Taking time to smell the roses isn’t trivial—it’s essential.

And for me, maybe it’s just as important that I finally got around to recording some of the little moments that make up my life—and make it worth living.

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Trina Lambert (c) 2017

Wow, 70 degrees forecast for November. I just had to go running over my lunch hour the next day. While packing my backpack that night, I ticked off my list: running shoes, socks, skort, shirt (sleeveless!), jogging bra, visor, running belt, and inhaler. Packed lunch in the fridge that I could take to eat while working at my desk afterwards. Office clothes hanging in the bathroom. To bed too late—as always.

A “woman of a certain age,” I was not surprised when I woke later to go to the bathroom. However, what I didn’t expect was to almost fall when one of my knees didn’t want to bend as I hobbled down the hall. Strange—returned to bed with care, resolving to sleep with my leg lying straight out instead of curled in. That ought to fix that knee trouble, I thought.

Only it didn’t. Dawn arrived along with the tinny tune from my phone alarm, but my leg was decidedly unfixed. As I worked through my daily physical therapy stretching exercises, my right knee continued to resist my attempts to loosen it up.

And it hurt. A lot. Did not help that the shower is in a 1940s bathtub—making its side a little too tall for a knee that won’t bend—but I grimaced and brought it along with me anyway. By the end of the shower I had realized I was going to have to walk at lunch. Maybe I should grab a warmer shirt, but I could still go.

Hmm, bet I could have my husband massage it and check for any swelling or other problems. I stretched out on the bed to receive some help. After he finished his assessment, I bent back my leg and said, “Look it won’t go back any farther.” Then I dropped to the floor and started to walk—until my knee just screamed “no” at me. I joined in the screaming, with my husband staring at me for a few seconds before he ran to get me a chair.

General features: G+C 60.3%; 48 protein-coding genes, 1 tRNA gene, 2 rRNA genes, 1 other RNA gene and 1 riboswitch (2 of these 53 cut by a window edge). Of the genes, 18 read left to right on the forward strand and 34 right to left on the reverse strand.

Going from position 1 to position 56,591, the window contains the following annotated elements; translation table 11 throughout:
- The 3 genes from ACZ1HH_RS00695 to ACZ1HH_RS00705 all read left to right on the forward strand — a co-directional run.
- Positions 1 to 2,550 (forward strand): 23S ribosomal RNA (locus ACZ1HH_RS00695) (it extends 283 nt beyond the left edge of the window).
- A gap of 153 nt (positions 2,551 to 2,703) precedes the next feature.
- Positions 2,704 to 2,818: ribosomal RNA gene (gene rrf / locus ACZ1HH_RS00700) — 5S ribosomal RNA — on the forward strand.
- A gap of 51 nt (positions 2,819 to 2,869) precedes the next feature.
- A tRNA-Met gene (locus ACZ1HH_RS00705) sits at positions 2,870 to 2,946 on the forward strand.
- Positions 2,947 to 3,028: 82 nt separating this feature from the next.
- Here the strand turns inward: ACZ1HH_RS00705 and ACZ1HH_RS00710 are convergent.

And was it hot in there or what? As a roaring began in my ears, I wondered, “Can heart attacks start in the knee?” Then the heat left as quickly as it began. But I knew I wasn’t running—or walking much that day. In fact, I wasn’t even going to wear the skirt I’d put on—better to wear pants if I might end up on the floor.

My husband packed me into my car for my three-minute commute. When I arrived, my co-workers rolled me, sitting in a wheelie chair, to my office. With my leg propped on a fitness ball, I massaged arnica into the knee and gently stretched the muscles. Wasn’t feeling too bad anymore, so I popped up to go to the bathroom—and almost screamed again. Stuck halfway between the bathroom and my desk—and my pride—I debated what to do. But you can bet I didn’t ask for more help. Finally, I sidestepped, as I do on skis when I am unwilling to commit to the steepness of a slope, back to my desk, leaving a pattern in the carpet that looked as if one truck tire (by itself) had driven from the door to my chair.

I lowered myself and sighed. And then I reached for my cell phone.

Several hours later, carrying a CD with an X-ray of my (thankfully) not-very-arthritic knee, I stepped from the urgent care center into that balmy 70-degree day, skies still blue. It appeared I was going to live to run another day—just not that day or any day soon. A detour, but not the end of the road yet.

And in that moment, it was enough—or close enough to enough for this “woman of a certain age”—for now.

I am heartsick at how the American Health Care Act (AHCA) was rammed through the House of Representatives this past week—on the National Day of Prayer, no less. This cruel piece of legislation was approved without the representatives even taking the time to read what it does, without their listening to professionals in the medical fields AND insurance companies, without their hearing the pleas of people all around this country who are in need—in short, without caring. The word “care” in no way belongs in the term “Trumpcare.” The message of “I don’t care” is being shouted throughout this country I already considered great—and is reverberating around the world.

And to add to my utter despair are the words that were spoken by people who voted for this travesty and by those in other positions of power.

Despite what these people would like you to believe, we do not always get what we deserve—sometimes we get more and sometimes we get much less. There is no perfect formula that says, “if you do this, then that will follow”—especially in our health matters.

I’m here today because when I was four months old, the citizens of our country still believed that when an infant falls ill from a congenital birth defect, it is our duty as a society to provide her with healthcare, and in a manner that does not bankrupt her parents.